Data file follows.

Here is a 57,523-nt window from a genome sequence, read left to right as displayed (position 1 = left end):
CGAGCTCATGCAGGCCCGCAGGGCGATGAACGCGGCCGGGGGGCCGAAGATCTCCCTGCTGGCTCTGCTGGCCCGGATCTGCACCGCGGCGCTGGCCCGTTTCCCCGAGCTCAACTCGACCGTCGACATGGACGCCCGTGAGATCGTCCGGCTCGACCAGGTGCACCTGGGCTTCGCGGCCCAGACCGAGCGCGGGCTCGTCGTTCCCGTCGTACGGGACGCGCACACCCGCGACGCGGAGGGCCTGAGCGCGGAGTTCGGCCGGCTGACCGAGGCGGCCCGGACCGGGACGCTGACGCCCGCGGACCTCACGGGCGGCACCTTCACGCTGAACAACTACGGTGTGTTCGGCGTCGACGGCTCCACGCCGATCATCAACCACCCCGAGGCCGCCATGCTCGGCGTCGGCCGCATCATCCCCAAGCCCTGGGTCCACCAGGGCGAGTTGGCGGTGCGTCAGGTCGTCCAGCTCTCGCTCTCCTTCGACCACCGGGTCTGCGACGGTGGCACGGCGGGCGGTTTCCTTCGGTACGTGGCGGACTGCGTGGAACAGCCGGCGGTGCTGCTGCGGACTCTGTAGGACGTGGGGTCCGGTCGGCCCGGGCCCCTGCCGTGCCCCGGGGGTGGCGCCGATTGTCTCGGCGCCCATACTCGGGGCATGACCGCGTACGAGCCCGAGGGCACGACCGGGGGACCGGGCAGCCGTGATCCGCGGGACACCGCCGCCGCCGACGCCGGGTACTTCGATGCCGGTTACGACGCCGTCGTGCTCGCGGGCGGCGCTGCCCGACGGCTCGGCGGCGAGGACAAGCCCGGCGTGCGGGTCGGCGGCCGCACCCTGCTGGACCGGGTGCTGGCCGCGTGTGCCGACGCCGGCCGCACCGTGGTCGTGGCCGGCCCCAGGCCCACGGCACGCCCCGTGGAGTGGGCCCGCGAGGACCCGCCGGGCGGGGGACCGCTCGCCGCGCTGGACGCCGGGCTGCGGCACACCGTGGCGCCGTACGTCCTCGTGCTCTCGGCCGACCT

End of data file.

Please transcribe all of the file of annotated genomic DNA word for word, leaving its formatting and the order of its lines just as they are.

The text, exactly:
Here is a 57,523-nt window from a genome sequence, read left to right as displayed (position 1 = left end):
CGAGCTCATGCAGGCCCGCAGGGCGATGAACGCGGCCGGGGGGCCGAAGATCTCCCTGCTGGCTCTGCTGGCCCGGATCTGCACCGCGGCGCTGGCCCGTTTCCCCGAGCTCAACTCGACCGTCGACATGGACGCCCGTGAGATCGTCCGGCTCGACCAGGTGCACCTGGGCTTCGCGGCCCAGACCGAGCGCGGGCTCGTCGTTCCCGTCGTACGGGACGCGCACACCCGCGACGCGGAGGGCCTGAGCGCGGAGTTCGGCCGGCTGACCGAGGCGGCCCGGACCGGGACGCTGACGCCCGCGGACCTCACGGGCGGCACCTTCACGCTGAACAACTACGGTGTGTTCGGCGTCGACGGCTCCACGCCGATCATCAACCACCCCGAGGCCGCCATGCTCGGCGTCGGCCGCATCATCCCCAAGCCCTGGGTCCACCAGGGCGAGTTGGCGGTGCGTCAGGTCGTCCAGCTCTCGCTCTCCTTCGACCACCGGGTCTGCGACGGTGGCACGGCGGGCGGTTTCCTTCGGTACGTGGCGGACTGCGTGGAACAGCCGGCGGTGCTGCTGCGGACTCTGTAGGACGTGGGGTCCGGTCGGCCCGGGCCCCTGCCGTGCCCCGGGGGTGGCGCCGATTGTCTCGGCGCCCATACTCGGGGCATGACCGCGTACGAGCCCGAGGGCACGACCGGGGGACCGGGCAGCCGTGATCCGCGGGACACCGCCGCCGCCGACGCCGGGTACTTCGATGCCGGTTACGACGCCGTCGTGCTCGCGGGCGGCGCTGCCCGACGGCTCGGCGGCGAGGACAAGCCCGGCGTGCGGGTCGGCGGCCGCACCCTGCTGGACCGGGTGCTGGCCGCGTGTGCCGACGCCGGCCGCACCGTGGTCGTGGCCGGCCCCAGGCCCACGGCACGCCCCGTGGAGTGGGCCCGCGAGGACCCGCCGGGCGGGGGACCGCTCGCCGCGCTGGACGCCGGGCTGCGGCACACCGTGGCGCCGTACGTCCTCGTGCTCTCGGCCGACCT